Learning through Laughter

Bob Owen, Humorist

I’m inconsistent as “an old guy.”  I remind myself of a lot of people.  My granddaughter absolutely refuses to eat chicken, unless of course she wants to.  You never know when that might be.  Her Dad served chicken in a casserole.  She wouldn’t eat it.  I served it with Chop Suey.  She had three helpings.  Another friend says he’s a vegetarian, unless of course he wants pork bar-b-que.   I'm like that about being old.

I don’t like people treating me like I’m “an old guy.” Unless I want them to. Normally, I don’t enjoy people taking for granted that I can’t do things as well as I once could.  Even when it’s true (which might be most of the time).  However, I have to admit that there have been times recently when I enjoyed being “overlooked” because of my age.

Today I saw a young neighbor in his yard, digging a ditch in the pouring rain to repair some kind of sewer leak.  He was covered with grim.  Twenty years ago, not only would I have felt guilty if I didn’t stop and offer to help, helping him would have been expected.   As I drove by, my young neighbor was bending over the ditch with a shovel in his hands. I yelled from the car, “You need any help?”  He smiled immediately and his eyes lit up with anticipation. I knew he wanted to say, “yes, yes, yes.”  When he turned and saw who had spoken, he said, “Thanks, anyway, Bob, but I can handle it.”  A few years ago, I wouldn’t have asked.  I would have stopped and gotten out to help.  Today, I smiled thankfully and went on my merry way – having the satisfaction of offering and being turned down.  I may be old, but I was dry and warm.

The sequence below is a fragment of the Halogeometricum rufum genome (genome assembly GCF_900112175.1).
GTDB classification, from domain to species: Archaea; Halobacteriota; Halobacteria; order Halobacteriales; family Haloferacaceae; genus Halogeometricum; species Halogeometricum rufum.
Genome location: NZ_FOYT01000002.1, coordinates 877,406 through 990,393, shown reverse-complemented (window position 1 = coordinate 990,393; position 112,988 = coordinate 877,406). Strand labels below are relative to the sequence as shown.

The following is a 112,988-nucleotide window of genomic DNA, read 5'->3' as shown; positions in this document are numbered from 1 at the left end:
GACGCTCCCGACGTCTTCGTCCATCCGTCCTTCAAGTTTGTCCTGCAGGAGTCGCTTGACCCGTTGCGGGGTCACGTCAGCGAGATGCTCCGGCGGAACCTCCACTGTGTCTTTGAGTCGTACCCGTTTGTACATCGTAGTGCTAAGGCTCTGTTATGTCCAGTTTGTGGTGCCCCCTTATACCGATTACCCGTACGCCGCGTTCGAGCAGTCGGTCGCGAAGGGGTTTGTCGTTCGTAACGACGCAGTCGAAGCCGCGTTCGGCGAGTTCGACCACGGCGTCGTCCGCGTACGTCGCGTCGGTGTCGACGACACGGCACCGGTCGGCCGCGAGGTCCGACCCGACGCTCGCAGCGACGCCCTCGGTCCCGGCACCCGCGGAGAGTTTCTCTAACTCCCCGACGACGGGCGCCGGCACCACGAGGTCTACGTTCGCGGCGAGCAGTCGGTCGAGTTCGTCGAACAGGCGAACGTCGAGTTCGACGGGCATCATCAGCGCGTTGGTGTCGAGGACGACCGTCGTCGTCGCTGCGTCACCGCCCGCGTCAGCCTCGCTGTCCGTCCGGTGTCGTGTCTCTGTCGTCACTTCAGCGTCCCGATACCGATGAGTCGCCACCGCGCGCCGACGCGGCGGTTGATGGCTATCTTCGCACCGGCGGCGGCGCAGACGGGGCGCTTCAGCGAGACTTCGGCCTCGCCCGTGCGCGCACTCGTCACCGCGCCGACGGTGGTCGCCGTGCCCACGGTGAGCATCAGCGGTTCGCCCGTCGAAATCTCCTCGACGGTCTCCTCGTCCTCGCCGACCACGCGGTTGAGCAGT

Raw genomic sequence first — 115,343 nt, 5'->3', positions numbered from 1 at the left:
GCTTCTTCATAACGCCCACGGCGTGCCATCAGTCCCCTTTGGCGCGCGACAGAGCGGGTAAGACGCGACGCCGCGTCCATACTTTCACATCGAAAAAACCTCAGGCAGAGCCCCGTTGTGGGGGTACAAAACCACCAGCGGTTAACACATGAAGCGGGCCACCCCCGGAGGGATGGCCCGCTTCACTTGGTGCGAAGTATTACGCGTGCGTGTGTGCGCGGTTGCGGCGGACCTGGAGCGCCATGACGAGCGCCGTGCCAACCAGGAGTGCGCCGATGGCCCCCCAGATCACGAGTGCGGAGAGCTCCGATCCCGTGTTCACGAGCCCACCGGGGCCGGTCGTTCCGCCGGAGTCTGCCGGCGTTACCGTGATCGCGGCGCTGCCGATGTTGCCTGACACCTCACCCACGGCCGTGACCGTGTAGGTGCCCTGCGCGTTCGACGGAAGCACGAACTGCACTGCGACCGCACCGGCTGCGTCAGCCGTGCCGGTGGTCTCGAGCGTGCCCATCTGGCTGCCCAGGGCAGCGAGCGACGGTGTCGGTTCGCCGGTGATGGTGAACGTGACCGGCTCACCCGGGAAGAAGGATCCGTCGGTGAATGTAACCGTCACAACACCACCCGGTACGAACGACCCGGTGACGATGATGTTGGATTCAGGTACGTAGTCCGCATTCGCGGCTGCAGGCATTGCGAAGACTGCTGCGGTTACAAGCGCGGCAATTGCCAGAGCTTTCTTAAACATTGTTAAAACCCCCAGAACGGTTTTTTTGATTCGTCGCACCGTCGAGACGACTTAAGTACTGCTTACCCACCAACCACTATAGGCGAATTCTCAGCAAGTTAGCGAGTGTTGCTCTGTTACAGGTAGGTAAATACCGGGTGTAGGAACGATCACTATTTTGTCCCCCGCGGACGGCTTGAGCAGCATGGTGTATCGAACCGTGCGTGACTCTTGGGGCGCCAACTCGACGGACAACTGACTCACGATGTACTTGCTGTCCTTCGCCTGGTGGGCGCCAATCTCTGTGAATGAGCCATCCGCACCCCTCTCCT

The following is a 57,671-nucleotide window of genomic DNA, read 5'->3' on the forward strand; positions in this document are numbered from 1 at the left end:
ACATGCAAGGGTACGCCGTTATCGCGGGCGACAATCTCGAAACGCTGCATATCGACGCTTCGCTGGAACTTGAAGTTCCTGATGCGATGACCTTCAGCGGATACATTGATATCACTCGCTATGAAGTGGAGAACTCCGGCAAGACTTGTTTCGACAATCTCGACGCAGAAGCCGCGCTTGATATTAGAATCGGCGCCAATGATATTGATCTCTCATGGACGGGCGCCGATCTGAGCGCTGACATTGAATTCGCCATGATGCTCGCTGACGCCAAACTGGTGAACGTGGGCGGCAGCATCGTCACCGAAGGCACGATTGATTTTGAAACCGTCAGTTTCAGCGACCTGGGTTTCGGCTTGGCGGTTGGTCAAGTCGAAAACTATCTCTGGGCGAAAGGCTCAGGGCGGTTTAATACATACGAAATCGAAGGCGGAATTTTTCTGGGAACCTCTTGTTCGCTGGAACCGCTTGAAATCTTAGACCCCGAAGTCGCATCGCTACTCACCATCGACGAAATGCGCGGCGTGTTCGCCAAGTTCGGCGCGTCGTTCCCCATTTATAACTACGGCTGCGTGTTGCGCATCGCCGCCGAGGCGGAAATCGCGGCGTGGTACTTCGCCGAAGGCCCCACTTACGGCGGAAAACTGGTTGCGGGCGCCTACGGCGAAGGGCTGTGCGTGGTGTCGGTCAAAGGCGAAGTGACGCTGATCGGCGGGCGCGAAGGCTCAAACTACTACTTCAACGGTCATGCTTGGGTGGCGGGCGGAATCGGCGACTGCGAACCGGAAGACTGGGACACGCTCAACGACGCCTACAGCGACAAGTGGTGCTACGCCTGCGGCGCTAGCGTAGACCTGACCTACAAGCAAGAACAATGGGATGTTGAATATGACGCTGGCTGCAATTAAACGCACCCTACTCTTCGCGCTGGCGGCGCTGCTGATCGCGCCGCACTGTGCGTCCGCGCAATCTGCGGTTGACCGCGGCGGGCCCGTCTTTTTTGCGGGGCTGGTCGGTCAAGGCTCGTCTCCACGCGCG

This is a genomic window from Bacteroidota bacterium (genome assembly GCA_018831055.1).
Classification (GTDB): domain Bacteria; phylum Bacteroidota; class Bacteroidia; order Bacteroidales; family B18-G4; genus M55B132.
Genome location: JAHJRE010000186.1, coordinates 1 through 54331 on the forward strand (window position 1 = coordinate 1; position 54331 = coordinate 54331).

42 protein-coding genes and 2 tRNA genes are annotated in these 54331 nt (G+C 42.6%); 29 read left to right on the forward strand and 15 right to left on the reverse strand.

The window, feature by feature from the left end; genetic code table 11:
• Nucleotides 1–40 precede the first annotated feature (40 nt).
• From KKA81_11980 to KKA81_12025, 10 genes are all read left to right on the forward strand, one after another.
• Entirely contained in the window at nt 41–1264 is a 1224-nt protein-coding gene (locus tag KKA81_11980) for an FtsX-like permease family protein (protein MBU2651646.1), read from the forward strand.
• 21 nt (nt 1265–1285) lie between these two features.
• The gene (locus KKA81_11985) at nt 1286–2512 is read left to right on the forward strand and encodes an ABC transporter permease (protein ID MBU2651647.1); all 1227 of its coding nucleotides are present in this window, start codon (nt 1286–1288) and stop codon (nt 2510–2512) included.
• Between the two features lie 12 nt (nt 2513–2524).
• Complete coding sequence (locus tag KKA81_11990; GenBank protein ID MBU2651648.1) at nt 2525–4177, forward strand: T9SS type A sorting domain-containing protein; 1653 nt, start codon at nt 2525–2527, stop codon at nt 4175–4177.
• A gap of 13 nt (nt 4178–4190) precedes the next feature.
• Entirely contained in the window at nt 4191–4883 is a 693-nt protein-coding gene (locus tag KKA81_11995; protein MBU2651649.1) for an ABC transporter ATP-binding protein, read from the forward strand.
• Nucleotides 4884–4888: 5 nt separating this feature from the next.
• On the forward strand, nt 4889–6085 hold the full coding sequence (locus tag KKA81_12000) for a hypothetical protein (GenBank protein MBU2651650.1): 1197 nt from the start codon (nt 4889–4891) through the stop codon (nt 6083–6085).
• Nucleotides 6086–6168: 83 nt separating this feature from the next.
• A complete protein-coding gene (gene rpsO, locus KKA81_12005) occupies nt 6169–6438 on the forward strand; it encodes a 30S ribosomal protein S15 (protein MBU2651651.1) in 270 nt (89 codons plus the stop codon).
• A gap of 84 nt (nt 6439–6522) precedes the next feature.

When emergencies happen in our neighborhood, my house has that invisible neon sign that says “old man lives here.”  We’re never asked to help, even though neighbors do often show up on our back porch for conversation.  When we first moved here, all of us "back then" were in everyone’s house – repairing, fixing, mending.  Now, it seems we’re just around for parties.  Not a bad gig, actually.

I don’t like being treated like “an old guy,” except for those times when it’s more convenient.

Recently, my wife and I hauled a piano several states away to our granddaughters.  When we arrived, Parker had two young men to help him carry the bulky instrument into the house. I wanted to help too.  I didn’t want to be old then.  I didn’t feel old.

As they prepared to take the piano up several very steep steps, one friend supported the weight at the bottom while Parker and another buddy pulled from the top.  I couldn’t stand it.  I looked at the lone lifter at the bottom and was determined to help.  I edged my way into the equation and quickly could tell that I changed the way he had to balance his weight.

After a moment, I asked, “Am I helping you, or am I more in the way?”

He was so polite and kind.  But, honest.  “Actually, you’re in the way….SIR!”

I might have been offended, but I was laughing too hard.  The more I laughed, he started laughing.  The more he laughed, the harder it was for him to support the weight.  I moved back beside him and helped push the piano up the steps.

But every one of us knew if I had stepped away it wouldn’t have mattered.  The only thing I was lifting was my ego.

Date of Blog Story: 
April 4, 2008

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